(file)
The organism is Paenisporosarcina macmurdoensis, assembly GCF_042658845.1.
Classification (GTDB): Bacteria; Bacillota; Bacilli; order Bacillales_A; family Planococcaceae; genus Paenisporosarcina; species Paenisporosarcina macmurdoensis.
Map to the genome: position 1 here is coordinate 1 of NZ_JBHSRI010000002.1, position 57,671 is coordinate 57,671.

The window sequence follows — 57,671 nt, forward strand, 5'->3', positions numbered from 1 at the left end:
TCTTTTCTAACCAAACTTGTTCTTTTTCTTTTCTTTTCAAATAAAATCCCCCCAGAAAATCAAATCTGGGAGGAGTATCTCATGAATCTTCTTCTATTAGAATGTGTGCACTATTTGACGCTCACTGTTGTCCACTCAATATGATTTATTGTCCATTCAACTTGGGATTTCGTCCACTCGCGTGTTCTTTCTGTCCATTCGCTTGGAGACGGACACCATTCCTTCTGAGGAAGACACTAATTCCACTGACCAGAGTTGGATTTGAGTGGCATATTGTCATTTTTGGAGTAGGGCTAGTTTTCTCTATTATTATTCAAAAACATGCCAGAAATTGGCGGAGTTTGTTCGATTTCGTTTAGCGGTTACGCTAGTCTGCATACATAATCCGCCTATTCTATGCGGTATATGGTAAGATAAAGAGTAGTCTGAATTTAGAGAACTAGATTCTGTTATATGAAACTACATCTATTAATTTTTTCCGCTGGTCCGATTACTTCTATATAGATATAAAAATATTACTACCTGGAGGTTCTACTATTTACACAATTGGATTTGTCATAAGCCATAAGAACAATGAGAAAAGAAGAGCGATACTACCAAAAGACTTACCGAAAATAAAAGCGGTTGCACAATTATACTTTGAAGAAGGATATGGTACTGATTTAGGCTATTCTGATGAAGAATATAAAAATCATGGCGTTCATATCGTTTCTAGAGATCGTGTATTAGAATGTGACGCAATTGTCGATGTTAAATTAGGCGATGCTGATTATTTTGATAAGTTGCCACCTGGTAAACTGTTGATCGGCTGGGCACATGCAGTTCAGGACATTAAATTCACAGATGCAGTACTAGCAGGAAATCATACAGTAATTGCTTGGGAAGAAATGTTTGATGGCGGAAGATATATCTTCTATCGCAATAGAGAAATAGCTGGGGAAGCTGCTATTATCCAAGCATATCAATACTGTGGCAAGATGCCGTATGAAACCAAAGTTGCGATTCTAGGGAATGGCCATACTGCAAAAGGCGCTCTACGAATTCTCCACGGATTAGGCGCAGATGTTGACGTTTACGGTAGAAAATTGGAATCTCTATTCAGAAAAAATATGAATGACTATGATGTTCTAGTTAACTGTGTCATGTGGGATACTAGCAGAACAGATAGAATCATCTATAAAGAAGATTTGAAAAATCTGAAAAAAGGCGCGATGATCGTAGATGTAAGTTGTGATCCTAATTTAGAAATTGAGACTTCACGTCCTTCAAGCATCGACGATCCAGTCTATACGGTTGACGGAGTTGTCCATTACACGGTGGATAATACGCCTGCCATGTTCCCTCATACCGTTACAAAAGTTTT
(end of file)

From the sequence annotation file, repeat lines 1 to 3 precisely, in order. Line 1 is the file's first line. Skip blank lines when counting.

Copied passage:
The organism is Paenisporosarcina macmurdoensis, assembly GCF_042658845.1.
Classification (GTDB): Bacteria; Bacillota; Bacilli; order Bacillales_A; family Planococcaceae; genus Paenisporosarcina; species Paenisporosarcina macmurdoensis.
Map to the genome: position 1 here is coordinate 1 of NZ_JBHSRI010000002.1, position 57,671 is coordinate 57,671.